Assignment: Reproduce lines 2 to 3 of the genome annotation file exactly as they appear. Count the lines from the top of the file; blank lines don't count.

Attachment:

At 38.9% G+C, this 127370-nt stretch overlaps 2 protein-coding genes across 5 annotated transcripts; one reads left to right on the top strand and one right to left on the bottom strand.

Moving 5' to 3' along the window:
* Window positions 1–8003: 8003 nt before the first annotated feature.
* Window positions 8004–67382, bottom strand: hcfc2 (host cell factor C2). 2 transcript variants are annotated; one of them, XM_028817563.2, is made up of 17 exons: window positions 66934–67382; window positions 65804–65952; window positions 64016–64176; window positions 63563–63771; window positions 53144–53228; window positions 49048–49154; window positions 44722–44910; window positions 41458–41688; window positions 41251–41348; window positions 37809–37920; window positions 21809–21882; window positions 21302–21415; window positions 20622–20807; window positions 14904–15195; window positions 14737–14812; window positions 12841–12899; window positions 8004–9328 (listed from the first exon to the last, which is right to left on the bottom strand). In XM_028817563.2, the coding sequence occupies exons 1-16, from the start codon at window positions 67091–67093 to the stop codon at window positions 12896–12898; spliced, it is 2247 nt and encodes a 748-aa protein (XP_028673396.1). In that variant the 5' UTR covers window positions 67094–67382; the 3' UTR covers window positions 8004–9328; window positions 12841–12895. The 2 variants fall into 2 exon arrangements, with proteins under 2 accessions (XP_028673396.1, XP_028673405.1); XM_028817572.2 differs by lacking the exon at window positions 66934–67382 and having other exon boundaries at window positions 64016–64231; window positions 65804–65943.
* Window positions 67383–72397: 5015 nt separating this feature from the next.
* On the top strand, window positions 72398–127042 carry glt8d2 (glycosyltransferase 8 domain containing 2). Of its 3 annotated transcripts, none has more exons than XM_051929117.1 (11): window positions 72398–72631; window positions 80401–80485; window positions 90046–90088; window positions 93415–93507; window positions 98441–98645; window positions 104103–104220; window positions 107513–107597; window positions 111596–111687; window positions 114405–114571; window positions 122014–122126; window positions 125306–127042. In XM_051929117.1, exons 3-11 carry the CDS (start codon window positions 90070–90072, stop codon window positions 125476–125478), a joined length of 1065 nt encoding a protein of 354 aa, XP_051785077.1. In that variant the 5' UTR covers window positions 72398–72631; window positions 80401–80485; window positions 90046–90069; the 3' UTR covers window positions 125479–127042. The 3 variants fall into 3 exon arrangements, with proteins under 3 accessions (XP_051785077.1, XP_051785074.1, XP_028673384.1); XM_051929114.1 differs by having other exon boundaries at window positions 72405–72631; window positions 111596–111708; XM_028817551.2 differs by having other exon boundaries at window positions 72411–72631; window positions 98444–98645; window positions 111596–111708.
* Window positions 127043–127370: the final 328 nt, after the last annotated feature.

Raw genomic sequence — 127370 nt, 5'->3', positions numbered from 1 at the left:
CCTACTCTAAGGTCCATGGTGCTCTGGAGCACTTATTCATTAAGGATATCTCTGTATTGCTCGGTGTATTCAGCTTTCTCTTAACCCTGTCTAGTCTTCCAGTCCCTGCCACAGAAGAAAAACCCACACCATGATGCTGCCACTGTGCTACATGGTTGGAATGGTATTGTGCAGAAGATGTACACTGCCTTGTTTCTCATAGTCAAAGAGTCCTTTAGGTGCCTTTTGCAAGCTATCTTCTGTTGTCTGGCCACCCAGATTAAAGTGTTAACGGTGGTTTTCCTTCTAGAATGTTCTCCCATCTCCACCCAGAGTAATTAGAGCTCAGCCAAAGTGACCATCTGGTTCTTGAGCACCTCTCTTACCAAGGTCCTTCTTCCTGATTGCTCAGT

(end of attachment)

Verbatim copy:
Moving 5' to 3' along the window:
* Window positions 1–8003: 8003 nt before the first annotated feature.